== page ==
Slick Rick still going strong at 50

Slick Rick

Slick Rick now and back then

Grammy-nominated Slick Rick, AKA Rick the Ruler, MC Ricky D and Ricky Dee, whose real name is Ricky Walters is still going strong at 50. That is after doing time in prison for a shooting, and fighting deportation as a convicted immigrant felon. In 2008 Rickey received a pardon from David A. Paterson, the governor of New York, whose grand mother was Jamaican and Marcus Garvy's secretary.

Rickey Walters is still touring and composing songs. But after all his travails, and perhaps despite them, Rickey and his wife, Mandy Aragones, have settled into a low-keyed middle class life in the same Bronx neighborhood where he, his Jamaican mother and his sister settled  in 1976 when they migrated to the US from England. He lives in an apartment in one of one of two three-family houses he owns and rents out the rest.

Rickey is considered one of the the pivotal figures in hip-hop. He is known for his narrative style which can be heard in the videos below and he has been called "hip hop's greatest storyteller."

Rickey began his career in Hip-hop in the late 1983 by teaming up with Barbadian immigrant Doug E. Fresh with whom he recorded the breakout highly acclaimed hit "La Di Da Di."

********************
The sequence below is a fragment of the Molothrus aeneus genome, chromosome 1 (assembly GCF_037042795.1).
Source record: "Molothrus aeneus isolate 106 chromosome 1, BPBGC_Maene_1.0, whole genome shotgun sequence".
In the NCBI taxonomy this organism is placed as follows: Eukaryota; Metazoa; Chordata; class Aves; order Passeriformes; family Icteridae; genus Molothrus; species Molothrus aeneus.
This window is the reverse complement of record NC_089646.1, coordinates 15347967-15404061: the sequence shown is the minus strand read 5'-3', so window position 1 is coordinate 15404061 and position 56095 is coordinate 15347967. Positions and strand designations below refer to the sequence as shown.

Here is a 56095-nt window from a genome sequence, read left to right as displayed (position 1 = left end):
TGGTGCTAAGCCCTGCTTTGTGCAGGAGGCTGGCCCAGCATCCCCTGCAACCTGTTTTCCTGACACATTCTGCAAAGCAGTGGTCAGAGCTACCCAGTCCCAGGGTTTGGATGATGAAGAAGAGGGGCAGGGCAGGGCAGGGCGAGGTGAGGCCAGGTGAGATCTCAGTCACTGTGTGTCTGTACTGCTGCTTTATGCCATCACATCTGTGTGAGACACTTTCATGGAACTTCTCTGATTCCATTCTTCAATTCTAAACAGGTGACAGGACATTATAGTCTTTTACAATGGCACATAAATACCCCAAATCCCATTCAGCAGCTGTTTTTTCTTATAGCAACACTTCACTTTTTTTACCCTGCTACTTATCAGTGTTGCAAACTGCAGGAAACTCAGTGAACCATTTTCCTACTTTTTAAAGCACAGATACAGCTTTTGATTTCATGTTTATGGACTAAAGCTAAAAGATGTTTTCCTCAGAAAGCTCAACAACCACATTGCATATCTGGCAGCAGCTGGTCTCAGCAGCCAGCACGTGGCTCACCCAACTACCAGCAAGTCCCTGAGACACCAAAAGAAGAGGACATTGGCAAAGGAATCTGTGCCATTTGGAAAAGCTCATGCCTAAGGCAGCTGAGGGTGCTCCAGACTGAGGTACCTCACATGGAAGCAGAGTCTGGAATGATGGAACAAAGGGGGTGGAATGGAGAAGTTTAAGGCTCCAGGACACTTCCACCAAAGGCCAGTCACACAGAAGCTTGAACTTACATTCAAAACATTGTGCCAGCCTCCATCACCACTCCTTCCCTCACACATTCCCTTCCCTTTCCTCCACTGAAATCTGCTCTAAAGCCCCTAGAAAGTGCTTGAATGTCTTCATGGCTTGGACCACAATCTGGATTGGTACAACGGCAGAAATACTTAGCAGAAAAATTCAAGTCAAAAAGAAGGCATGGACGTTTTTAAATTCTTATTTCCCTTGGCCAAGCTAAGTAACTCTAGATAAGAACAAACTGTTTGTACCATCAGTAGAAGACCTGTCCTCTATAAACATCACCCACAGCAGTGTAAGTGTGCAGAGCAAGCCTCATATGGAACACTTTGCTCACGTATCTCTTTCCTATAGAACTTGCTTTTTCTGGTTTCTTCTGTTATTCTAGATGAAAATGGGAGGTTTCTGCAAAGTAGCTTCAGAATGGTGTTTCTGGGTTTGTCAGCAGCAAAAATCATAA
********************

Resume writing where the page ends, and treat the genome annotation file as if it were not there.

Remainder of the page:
He followed up as a solo artist with seminal Hip-hop hits including a "Children's Story," and "Hey Young World." 

His ability to spin a tale combined with his English accent, his eye patch, Kangol cap, thick gold chains, huge medallions and custom-painted Adidas sneakers set him apart and helped to established him as the iconic Rick the Ruler and propelled him to stardom.

As a Bronx rapper, Slick Rick followed in the vain of another Bronx Jamaican Hip-hop pioneer DJ Kool Herc whose parties on Sedgwick Avenue laid the foundation for Hip-hop years earlier. 

Now a Hip-hop veteran, Ricky's take on how Hip-hop, which was considered a revolutionary art form, stagnated and went astray:

“Hip-hop disrupted the order of things,” he said. “It was the pulpit, and if you put the right person in front of the pulpit, they can speak for the youth of the planet. Instead, it was altered and diluted. What you see now are performers who have been broken to fit into a mold. They are not going to disrupt the order of things.”

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